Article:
REDUCE the payout rate, increase the sales. Increase the sales, increase the payout.
Reduce tax rates and tax revenues, increase economic growth. Increase economic growth, increase tax revenues.
These two formulas follow a nearly identical line of thinking, but those who support one tend to oppose the other.
The first involves the state lottery and the requirement that education get an automatic 35 percent payout of lottery profits. The second involves state personal income taxes. Conservative Republicans tend to oppose lowering the lottery payout rate but support lowering the top income tax rate.
The Oklahoma Lottery Commission has tried for years to reduce the education payout, claiming that it results in lower prizes and that lower prizes result in lower sales of lottery tickets. The argument is that by reducing the education payout rate, prizes will rise, ticket sales will rise, profits will rise and education will get more money from, say, a 30 percent payout than it's getting from 35 percent.
In the tax arena, the argument is that a lower income tax rate will stimulate economic growth, incomes will rise, tax revenue will rise and the state will get more money from, say, a 4.75 percent maximum tax rate than it's getting from the current 5.25 percent.
Both propositions are based on assumptions that may or may not prove true. That alone is no reason to oppose them. However, a reduction in the lottery's education payout rate is problematic. The people approved the lottery and the payout formula. Changing the formula is best done by the people, not by legislative fiat.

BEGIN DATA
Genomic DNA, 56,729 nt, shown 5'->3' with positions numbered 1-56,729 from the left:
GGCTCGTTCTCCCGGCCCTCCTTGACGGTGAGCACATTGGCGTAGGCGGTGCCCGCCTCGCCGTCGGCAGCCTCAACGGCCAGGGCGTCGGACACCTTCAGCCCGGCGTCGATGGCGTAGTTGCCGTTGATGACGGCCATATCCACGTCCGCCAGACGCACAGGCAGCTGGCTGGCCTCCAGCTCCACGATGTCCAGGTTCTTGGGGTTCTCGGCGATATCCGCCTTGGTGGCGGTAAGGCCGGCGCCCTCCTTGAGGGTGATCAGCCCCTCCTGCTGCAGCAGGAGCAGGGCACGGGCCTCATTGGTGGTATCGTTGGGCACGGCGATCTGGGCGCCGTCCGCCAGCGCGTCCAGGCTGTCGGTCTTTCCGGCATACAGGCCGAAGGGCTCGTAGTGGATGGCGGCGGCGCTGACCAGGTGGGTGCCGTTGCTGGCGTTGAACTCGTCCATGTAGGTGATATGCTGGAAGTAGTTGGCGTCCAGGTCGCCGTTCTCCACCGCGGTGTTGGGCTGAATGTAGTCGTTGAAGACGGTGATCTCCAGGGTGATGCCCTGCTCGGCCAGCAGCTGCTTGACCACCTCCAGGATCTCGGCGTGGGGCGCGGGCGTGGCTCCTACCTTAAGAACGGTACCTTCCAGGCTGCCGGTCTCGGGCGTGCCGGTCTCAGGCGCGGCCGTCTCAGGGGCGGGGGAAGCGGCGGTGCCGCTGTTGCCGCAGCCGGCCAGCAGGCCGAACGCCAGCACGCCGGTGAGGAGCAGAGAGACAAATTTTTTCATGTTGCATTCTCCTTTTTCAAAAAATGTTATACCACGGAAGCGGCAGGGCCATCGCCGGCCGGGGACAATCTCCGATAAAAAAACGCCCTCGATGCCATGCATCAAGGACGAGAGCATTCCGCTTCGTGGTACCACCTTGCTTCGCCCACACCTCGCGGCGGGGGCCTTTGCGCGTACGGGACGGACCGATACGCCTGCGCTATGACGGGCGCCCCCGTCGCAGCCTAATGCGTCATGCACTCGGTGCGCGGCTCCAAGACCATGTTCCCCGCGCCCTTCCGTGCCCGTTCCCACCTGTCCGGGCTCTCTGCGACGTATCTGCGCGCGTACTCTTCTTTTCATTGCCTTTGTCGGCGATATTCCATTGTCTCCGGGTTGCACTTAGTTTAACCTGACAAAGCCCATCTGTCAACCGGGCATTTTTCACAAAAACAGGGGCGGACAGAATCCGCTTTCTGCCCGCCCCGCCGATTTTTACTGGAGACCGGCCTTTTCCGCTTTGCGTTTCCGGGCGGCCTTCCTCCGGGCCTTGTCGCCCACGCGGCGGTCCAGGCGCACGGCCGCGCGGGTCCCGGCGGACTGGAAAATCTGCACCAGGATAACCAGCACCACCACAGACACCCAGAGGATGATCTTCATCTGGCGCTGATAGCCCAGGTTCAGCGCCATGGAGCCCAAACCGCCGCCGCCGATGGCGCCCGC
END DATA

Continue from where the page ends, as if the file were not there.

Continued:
So far the Legislature has been cool to the idea of a payout change. Conservative Republicans opposed the very concept of a state lottery when it came before voters in 2004. Nevertheless, the proposition passed with about 65 percent of the vote. Opposing a formula change now may be related to opposition to the lottery in general more than it is to the payout change in particular.
Talks continue on proposals to reduce or even eliminate the state personal income tax. Such discussions dominated the 2012 legislative session, but the session ended in May with the top tax rate at the same place it was in February.
A third of state government — the House of Representatives — is under new management. The House, the Senate and the governor all seem inclined to cut income taxes but aren't on the same page. The Legislature seems disinclined to change the lottery payout.
The Oklahoma Lottery has generated $500 million for education so far. It's a solid source of revenue for common schools and higher education, but it could perhaps be a bigger source if the payout formula were changed. That's not the commission's call, however, and we're not sure it's the Legislature's call either — other than putting a formula change on the ballot.
The commission has been cutting its payroll and advertising expenses and will reduce the percentage retailers that sell lottery tickets get to keep. These steps pale in significance to a payout formula change for education.
That's all the more reason to let citizens decide for themselves if they believe cutting the education payout rate will actually increase the payout to education.